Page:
According to classical yoga, Patanjali has 8 different “limbs” creating a structural framework for yoga. A few months ago I explored the first of these, the Yamas.
Where the Yamas were a set of restraints with which to live by, the second limb or 5 Niyamas, are observances or “internal practices”. These practices extend beyond the ethical codes provided by the first limb to the practicing yogi’s internal environment of body, mind and spirit.
The practice of Niyamas provide us with a positive environment, giving us self-discipline and inner strength. In my previous blog Yamas for Mamas I explored how the seemingly negative connotations of the Yamas could be applied in a positive way for mamas. Let’s now continue the positive approach in exploration of the Niyamas.
The Niyamas constitute a code for living that fosters the soulfulness of the individual. ~ Donna Farhi
Niyamas on the mat
On the mat the Niyamas are an internal exploration of ourselves, leaving our egos at the door, allowing us to practice from a place of authenticity. Never is there a time to be more internally aware and mindful in our practice than during the journey of motherhood.
Whatever our practice used to be before kids, motherhood is opportunity to honour where we’re at and let go of previous expectations.
Yoga allows us to find an inner peace that is not ruffled or riled by the endless stresses and struggles of life. ~ B.K.S. Iyengar
Niyamas off the mat
The practice of Niyamas are arguably more important off the mat than on. Niyamas are our commitment to ourselves, behaviours that we aim to practice in order to cultivate greater self love and greater kindness to ourselves and others.
The eight limbs are a collection of threads of yogic wisdom that Master Patanjali, known as the father of yoga, documented and explain how we show up in our lives and in the world. All the elements that you explore on the mat can be equally applied to your daily lives.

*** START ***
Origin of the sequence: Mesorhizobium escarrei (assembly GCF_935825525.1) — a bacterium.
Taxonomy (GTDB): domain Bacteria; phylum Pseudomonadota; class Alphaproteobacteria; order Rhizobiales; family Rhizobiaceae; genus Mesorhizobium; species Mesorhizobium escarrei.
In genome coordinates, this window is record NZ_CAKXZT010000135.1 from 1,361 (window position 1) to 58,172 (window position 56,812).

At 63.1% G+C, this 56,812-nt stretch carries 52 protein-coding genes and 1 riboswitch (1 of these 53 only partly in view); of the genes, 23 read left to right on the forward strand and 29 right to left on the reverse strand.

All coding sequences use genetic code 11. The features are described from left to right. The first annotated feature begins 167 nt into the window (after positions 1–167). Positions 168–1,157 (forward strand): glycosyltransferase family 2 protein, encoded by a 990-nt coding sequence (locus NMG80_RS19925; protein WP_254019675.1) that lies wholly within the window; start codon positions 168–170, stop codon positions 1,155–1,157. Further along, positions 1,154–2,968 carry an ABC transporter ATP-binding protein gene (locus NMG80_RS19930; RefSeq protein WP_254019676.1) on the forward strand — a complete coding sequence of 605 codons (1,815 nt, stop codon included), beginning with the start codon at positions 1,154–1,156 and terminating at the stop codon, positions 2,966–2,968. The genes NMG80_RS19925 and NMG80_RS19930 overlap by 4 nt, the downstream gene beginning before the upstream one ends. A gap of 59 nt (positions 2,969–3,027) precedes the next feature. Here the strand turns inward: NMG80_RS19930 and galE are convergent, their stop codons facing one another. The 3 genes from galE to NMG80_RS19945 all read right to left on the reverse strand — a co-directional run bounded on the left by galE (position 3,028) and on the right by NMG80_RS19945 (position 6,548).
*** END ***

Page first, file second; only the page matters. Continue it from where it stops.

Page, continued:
Saucha ~ purity
To practice Saucha be clear with your intention, asking yourself why you’re doing what you’re doing when faced with challenges and novelties. If we had a strong practice or exercise regime before having children then this can be quite a change – having to truly question the ego when it comes to setting your intention, stepping on the mat and into your physical practice or stepping off and into life. Just because you did something before doesn’t necessarily mean it’s right for you now. Being able to discern the difference is powerful.
Santosha ~ contentment
Learn how to accept yourself, being able to conquer your fears and progress in your practice with self-awareness in Santosha. Linking very closely to the first, this speaks strongly to us as mamas. Life has changed, your body has changed, things will never be quite as they were before and that is ok. Being content not only with the fact that things are different, but that life will continue to change, ebb and flow is key. Learn to flow not force through life.
Tapas ~ self discipline
Tapas requires us to establish a regular practice and stick to it. For mamas this is definitely a challenge, but what this is also asking of us is to let go of any previous expectations. Of course it’s unlikely that you’ll now be able to get up and practice yoga (or whatever previous activity you did) for an hour each day by yourself. Similarly, you won’t be able to continue to practice life as you did before having children. However, letting go of these expectations and moving forward can be liberating. Focus on simply stepping onto the mat each day, even if it’s just for a minute. Embrace the changes and commit yourself to small achievements on a daily basis rather than waiting for that perfect opportunity that may never come.
Svadhyaya ~ self study
Yoga is a science of wellbeing through self-study or svadhyaya, where we learn a lot about our physical bodies, mind and states of consciousness. As mamas this self-study takes on another level, as we now explore our way through our role as a mother. Our bodies have changed, our lifestyles have altered, our priorities are different. Explore your life as it is now.
Ishvara Pranidhana ~ surrender
Ishvara Pranidhana calls on us to let go of our desire to navigate and instead accept and surrender to the journey without knowing where the path takes us. Enough said – this is the key to the journey of motherhood. We ride an unpredictable wave and having that ability to let go and surrender to circumstances and changes can give you a sense of freedom. It’s not without it’s challenges of course, but constantly pushing or trying to live up to others expectations will only cause anxiety and stress. Trust your intuition, trust that you are doing your best and surrender to the journey.
Be in the moment and move forward from there, embrace what life is offering.
The Yamas & Niyamas are not a quick fix by any means and take a lifetime to cultivate, because you are always working, progressing and considering them. They are another tool, however that we can draw upon in this crazy journey called motherhood.